Home Featured Germany unveils €65B in energy cost relief, vows to cap prices
Germany unveils €65B in energy cost relief, vows to cap prices

Germany unveils €65B in energy cost relief, vows to cap prices

by host

Press play to listen to this article

BERLIN — The German government on Sunday announced a €65 billion relief package to cushion citizens and companies from skyrocketing energy costs while also vowing to reform the energy market to collect excess profits and cap prices.

“We will get through this winter,” Chancellor Olaf Scholz said during a press conference as he announced various support measures as well as an extension of Germany’s hugely popular state-subsidized €9 transport ticket.

Crucially, Scholz also said that his government would crack down on energy providers that are making excess profits amid the high energy prices that have been largely caused by Russia’s war against Ukraine as well as Moscow’s reduction of gas exports to Europe.

“There are excess profits by some producers who can simply take advantage of the situation that the very expensive price of gas determines the price of electricity, and that therefore make a lot of money,” the Social Democratic chancellor told reporters. “We are firmly determined to change the market rules in such a way that such windfall profits no longer occur, or that they are skimmed off.”

While gas is only partly used in Germany to produce energy, the current market design has caused the high gas prices to jack up general energy prices, meaning that providers who produce energy from other sources such as wind, solar or coal are making huge profits.

Scholz said that “the many, many billions” of excess profits that the state would collect from such energy providers would be used to finance relief measures and introduce “a price cap for those in the electricity market who do not have to pay the high gas prices.” The European Commission is already working on plans to propose such a price cap at the European level.

Scholz’s Finance Minister Christian Lindner, from the liberal Free Democratic Party (FDP), had previously raised opposition toward introducing an excess-profit tax in Germany; such a tax already has been announced in the U.K. and Italy. On Sunday, Lindner — speaking next to the chancellor in Berlin — backed the proposed measures, stressing that this was not a tax in the classical sense but rather an intervention in the framework of energy market rules.

Scholz said his government would seek to implement the energy price cap in accordance with European rules, if they could be quickly agreed by EU countries, “or by implementing them on a national level.”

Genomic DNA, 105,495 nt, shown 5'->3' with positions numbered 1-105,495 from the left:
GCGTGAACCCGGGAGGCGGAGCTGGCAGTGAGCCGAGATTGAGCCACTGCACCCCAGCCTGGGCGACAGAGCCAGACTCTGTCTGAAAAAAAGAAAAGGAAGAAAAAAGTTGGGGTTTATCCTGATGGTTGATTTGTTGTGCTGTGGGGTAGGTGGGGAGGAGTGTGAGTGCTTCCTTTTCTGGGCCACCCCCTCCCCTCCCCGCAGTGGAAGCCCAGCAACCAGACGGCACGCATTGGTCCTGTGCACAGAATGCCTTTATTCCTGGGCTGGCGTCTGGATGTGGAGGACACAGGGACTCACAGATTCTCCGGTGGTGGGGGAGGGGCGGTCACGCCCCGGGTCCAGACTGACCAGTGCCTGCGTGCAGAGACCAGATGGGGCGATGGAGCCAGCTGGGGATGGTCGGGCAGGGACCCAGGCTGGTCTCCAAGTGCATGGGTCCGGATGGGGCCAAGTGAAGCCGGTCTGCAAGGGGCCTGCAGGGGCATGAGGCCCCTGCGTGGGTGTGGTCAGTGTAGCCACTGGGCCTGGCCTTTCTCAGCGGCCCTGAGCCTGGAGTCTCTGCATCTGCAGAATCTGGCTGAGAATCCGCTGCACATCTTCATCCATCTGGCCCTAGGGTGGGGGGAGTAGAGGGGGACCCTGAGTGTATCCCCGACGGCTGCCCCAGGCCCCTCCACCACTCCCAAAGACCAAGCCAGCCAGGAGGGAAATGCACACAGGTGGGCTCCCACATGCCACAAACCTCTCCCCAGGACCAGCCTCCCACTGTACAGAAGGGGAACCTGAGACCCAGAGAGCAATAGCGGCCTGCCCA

Relief for students and pensioners

When it comes to the relief measures for citizens, Scholz said that pensioners would receive a €300 easing and students €200. He also vowed to extend state-paid housing allowances from the current total of 700,000 recipients to about 2 million recipients. The new relief package, which comes on top of two previous packages that together amounted to €30 billion, also cuts social security contributions for people with a monthly income below €2,000 and increases child allowances.

Another cornerstone of the package is a permanent extension of the €9 transport ticket, which had allowed citizens this summer to travel for one month on all buses, trams, metros and regional trains nationwide, but expired at the end of August. Although Germany’s 16 federal states still need to agree to their share of the financing, the price of the new monthly ticket will probably be between €49 and €69.

“It is a matter of negotiation between the federal government and the states,” said Omid Nouripour, the co-leader of the Green party, which rules in a coalition with Scholz’s Social Democrats and Lindner’s FDP. “We hope that we will very soon be able to agree on a Germany ticket with a price around €49,” Nouripour added.

A cornerstone of the package is a permanent extension of the €9 transport ticket which had expired at the end of August | Ronald Wittek/EPA-EFE

Germany’s main industry lobby BDI criticized the relief package, saying it had “significant shortcomings and gaps” because it largely focused on private households and was offering too little support for companies that are also suffering from high energy prices.

“The industry expects the government to better include the interests and practical needs of companies in its ongoing crisis management,” BDI President Siegfried Russwurm said in a statement.

The full paper detailing the German relief measures, which were agreed on by the three coalition parties overnight, can be read here.

This article is part of POLITICO Pro

The one-stop-shop solution for policy professionals fusing the depth of POLITICO journalism with the power of technology

Exclusive, breaking scoops and insights

Customized policy intelligence platform

A high-level public affairs network

Source link

You may also like